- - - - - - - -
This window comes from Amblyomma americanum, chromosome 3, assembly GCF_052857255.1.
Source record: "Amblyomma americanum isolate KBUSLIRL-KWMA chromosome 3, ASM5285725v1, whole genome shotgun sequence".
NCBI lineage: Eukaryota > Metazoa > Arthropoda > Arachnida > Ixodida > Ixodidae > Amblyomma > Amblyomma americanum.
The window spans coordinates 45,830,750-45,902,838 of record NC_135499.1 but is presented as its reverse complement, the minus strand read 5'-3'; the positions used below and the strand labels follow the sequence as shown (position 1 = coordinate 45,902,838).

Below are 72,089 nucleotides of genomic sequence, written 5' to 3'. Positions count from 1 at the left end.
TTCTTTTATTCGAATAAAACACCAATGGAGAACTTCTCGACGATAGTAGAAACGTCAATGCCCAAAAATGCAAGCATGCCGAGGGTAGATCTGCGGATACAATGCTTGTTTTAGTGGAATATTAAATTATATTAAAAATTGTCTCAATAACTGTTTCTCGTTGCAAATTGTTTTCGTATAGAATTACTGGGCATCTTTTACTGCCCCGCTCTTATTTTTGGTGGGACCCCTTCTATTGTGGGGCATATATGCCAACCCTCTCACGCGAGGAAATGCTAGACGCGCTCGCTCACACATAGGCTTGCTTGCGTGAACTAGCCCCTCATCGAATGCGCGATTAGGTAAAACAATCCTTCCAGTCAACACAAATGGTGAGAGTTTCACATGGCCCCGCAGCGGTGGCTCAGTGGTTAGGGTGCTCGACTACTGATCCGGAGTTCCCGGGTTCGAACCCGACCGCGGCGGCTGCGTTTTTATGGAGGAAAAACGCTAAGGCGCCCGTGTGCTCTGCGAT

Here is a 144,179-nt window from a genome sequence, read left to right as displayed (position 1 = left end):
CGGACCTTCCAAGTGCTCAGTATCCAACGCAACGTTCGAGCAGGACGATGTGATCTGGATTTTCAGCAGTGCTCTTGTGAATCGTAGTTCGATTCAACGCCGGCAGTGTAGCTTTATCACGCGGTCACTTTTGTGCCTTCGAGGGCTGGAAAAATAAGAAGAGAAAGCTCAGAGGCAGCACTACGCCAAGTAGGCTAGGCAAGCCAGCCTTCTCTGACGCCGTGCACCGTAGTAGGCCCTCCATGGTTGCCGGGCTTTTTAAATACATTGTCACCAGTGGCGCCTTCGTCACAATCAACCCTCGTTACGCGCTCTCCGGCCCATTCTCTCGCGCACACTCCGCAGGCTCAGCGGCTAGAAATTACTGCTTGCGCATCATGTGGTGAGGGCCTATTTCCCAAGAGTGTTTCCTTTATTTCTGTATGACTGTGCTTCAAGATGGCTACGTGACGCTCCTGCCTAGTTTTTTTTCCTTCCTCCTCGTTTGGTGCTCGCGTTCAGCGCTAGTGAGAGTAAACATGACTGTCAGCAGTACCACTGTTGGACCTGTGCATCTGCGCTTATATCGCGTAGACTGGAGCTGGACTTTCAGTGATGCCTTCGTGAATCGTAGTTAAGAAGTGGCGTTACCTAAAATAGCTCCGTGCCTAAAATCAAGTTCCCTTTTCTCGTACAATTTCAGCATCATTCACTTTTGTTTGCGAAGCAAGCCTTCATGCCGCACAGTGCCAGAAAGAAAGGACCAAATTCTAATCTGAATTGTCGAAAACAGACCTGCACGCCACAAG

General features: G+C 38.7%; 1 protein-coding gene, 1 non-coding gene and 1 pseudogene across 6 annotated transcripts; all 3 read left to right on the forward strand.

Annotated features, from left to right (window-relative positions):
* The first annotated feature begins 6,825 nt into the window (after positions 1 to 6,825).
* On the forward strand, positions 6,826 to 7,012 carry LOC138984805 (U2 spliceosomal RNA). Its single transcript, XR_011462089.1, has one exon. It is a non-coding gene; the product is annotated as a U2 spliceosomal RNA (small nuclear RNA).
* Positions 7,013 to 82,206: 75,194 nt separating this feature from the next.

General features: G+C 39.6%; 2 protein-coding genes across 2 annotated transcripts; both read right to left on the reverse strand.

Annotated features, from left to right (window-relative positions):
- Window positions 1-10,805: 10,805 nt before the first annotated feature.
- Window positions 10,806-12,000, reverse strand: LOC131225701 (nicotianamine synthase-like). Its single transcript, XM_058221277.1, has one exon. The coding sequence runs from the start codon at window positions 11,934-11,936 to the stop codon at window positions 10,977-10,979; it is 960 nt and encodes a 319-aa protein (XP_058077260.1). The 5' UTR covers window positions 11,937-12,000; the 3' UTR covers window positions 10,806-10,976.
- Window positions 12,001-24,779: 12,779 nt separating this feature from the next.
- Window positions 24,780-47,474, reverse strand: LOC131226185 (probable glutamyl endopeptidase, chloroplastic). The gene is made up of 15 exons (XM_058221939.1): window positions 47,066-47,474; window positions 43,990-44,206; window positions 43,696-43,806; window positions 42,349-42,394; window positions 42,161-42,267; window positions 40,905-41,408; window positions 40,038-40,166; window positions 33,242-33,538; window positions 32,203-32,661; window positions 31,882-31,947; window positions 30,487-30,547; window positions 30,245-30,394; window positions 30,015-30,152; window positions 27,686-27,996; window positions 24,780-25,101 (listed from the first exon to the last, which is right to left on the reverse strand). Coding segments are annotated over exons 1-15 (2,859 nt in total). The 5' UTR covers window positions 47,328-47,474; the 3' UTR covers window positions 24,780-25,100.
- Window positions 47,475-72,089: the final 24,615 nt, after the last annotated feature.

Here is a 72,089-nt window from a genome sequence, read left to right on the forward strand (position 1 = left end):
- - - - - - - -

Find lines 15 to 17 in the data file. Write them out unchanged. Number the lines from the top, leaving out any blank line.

Annotated features, from left to right (window-relative positions):
- Window positions 1-10,805: 10,805 nt before the first annotated feature.
- Window positions 10,806-12,000, reverse strand: LOC131225701 (nicotianamine synthase-like). Its single transcript, XM_058221277.1, has one exon. The coding sequence runs from the start codon at window positions 11,934-11,936 to the stop codon at window positions 10,977-10,979; it is 960 nt and encodes a 319-aa protein (XP_058077260.1). The 5' UTR covers window positions 11,937-12,000; the 3' UTR covers window positions 10,806-10,976.